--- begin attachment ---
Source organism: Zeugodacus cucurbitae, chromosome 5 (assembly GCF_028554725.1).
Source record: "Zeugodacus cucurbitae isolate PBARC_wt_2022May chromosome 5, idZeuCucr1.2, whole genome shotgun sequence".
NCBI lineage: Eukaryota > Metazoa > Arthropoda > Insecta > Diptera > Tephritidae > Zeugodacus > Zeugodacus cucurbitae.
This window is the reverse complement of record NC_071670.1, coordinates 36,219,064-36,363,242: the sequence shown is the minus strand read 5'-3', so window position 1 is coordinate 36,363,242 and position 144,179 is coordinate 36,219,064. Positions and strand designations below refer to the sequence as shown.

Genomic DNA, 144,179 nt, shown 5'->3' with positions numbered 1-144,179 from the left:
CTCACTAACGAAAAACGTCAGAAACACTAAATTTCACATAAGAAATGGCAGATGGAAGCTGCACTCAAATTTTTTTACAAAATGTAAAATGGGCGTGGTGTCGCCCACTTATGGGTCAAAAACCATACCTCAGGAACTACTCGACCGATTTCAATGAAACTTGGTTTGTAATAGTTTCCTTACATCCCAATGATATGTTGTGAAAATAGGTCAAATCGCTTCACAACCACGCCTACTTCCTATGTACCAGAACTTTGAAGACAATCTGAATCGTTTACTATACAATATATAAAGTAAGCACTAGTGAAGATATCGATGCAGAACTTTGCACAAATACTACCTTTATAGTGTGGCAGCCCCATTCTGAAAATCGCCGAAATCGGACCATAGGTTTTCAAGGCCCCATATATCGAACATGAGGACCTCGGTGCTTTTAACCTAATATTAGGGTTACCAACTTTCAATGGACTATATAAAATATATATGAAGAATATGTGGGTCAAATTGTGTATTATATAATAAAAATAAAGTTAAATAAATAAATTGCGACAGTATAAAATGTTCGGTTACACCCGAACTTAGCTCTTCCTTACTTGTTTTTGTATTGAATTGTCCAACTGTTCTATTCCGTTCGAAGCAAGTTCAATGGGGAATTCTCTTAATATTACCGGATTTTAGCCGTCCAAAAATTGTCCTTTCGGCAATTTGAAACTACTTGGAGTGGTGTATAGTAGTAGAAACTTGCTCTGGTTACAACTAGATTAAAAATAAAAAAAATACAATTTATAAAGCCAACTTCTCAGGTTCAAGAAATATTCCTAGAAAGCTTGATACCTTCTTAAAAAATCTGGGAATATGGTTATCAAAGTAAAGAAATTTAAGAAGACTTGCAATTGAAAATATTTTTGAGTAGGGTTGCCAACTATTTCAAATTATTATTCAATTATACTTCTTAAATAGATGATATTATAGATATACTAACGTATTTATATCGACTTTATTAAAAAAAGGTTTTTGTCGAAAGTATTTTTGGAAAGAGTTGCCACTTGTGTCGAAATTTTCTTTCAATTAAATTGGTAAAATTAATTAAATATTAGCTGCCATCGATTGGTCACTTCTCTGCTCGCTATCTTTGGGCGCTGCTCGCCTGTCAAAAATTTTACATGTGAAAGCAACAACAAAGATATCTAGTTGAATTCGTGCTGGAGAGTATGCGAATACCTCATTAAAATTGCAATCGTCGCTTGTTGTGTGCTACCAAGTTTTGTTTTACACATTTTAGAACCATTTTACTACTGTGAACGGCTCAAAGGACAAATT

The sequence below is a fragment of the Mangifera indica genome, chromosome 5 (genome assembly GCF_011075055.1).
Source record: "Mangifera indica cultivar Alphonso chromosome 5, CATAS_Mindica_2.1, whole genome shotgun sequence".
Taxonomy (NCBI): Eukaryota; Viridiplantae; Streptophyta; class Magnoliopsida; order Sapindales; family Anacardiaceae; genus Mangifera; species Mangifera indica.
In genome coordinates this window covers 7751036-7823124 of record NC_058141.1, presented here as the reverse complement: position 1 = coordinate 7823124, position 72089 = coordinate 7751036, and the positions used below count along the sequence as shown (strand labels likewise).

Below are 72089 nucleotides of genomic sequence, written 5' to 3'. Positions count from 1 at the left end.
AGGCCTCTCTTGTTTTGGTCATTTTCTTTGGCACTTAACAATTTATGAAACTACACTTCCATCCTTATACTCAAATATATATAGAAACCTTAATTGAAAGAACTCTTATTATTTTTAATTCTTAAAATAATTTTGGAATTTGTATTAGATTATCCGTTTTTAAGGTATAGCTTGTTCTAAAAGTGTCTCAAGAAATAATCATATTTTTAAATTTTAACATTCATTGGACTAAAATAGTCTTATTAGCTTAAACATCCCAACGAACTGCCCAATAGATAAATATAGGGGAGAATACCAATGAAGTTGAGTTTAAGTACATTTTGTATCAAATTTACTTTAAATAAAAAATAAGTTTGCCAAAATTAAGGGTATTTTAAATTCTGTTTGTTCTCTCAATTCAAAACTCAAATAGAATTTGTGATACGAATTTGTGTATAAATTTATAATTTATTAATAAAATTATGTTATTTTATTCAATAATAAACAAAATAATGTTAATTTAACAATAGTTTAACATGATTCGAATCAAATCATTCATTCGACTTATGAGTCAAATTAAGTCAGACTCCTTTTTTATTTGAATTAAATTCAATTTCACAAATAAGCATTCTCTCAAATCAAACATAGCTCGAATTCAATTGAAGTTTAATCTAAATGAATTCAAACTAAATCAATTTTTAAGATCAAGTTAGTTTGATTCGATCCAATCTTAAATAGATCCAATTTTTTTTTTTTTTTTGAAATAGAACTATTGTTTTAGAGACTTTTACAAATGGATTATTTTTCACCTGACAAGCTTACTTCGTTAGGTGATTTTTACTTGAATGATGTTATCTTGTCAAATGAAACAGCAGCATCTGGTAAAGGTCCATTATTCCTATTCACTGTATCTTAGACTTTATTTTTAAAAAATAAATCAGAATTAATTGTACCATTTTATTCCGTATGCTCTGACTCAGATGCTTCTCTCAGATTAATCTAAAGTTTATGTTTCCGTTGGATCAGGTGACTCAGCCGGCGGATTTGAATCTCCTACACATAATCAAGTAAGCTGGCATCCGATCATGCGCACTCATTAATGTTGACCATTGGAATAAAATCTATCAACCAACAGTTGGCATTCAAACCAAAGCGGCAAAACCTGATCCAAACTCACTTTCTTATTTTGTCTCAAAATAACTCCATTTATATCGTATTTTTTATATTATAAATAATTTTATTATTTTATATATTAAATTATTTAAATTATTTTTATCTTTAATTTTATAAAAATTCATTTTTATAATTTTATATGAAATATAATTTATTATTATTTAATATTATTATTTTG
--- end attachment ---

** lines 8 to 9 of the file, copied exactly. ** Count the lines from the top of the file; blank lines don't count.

Source record: "Mangifera indica cultivar Alphonso chromosome 5, CATAS_Mindica_2.1, whole genome shotgun sequence".
Taxonomy (NCBI): Eukaryota; Viridiplantae; Streptophyta; class Magnoliopsida; order Sapindales; family Anacardiaceae; genus Mangifera; species Mangifera indica.